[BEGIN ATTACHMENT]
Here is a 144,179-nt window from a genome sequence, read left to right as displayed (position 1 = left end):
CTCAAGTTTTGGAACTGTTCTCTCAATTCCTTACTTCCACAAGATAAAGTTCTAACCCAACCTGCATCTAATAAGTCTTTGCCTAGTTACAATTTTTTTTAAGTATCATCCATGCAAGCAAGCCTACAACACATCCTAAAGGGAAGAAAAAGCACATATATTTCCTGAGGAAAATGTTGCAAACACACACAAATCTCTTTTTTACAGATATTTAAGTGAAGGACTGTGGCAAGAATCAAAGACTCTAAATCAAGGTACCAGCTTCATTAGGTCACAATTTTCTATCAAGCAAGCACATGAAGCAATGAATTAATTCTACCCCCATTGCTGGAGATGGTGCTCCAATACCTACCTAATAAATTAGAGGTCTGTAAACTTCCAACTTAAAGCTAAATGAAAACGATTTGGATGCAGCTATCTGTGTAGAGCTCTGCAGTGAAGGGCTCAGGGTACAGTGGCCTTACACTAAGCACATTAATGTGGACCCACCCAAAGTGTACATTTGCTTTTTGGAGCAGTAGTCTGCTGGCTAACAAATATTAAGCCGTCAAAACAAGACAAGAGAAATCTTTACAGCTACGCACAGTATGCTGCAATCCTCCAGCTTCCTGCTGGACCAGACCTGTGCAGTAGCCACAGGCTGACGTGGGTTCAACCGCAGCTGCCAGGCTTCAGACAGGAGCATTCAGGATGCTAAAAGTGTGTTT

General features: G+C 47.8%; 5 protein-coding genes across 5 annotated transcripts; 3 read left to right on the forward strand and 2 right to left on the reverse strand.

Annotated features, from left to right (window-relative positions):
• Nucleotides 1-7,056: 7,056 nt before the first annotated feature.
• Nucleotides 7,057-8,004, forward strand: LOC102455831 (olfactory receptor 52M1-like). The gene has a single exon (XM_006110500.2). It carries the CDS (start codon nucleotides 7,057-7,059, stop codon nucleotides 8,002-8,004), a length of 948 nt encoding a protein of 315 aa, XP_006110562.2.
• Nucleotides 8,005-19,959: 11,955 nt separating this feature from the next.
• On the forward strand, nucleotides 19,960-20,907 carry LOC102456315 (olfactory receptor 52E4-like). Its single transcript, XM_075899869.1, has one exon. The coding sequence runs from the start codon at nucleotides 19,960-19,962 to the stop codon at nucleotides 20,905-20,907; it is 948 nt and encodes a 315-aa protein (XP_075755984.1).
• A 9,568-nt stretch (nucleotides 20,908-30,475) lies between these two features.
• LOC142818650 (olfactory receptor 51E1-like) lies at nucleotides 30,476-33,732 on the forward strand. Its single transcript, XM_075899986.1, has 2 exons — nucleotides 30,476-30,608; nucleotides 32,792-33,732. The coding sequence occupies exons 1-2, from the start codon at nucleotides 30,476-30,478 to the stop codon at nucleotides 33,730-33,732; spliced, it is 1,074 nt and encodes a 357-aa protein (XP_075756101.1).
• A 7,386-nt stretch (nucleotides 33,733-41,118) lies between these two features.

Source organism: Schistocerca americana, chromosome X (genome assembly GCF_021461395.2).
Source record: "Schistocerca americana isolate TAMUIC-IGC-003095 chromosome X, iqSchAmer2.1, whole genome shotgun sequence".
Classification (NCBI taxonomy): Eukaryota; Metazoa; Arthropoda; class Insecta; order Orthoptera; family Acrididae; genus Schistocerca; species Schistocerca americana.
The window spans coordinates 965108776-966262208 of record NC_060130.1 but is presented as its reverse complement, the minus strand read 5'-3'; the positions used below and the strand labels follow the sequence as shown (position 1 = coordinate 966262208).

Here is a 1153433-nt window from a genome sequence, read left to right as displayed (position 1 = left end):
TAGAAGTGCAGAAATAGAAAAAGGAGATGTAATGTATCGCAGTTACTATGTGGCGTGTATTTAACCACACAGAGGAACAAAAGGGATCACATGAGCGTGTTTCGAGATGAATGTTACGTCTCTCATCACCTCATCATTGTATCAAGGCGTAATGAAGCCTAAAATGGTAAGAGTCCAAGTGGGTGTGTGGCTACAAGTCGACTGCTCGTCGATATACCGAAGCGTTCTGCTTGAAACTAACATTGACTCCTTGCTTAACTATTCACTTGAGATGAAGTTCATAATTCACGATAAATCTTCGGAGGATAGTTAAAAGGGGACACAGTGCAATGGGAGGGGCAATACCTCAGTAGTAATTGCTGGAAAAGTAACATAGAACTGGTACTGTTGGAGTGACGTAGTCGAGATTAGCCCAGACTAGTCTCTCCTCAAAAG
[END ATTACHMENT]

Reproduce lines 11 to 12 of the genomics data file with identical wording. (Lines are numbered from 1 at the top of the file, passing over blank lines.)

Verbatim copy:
• A 7,386-nt stretch (nucleotides 33,733-41,118) lies between these two features.

Source organism: Schistocerca americana, chromosome X (genome assembly GCF_021461395.2).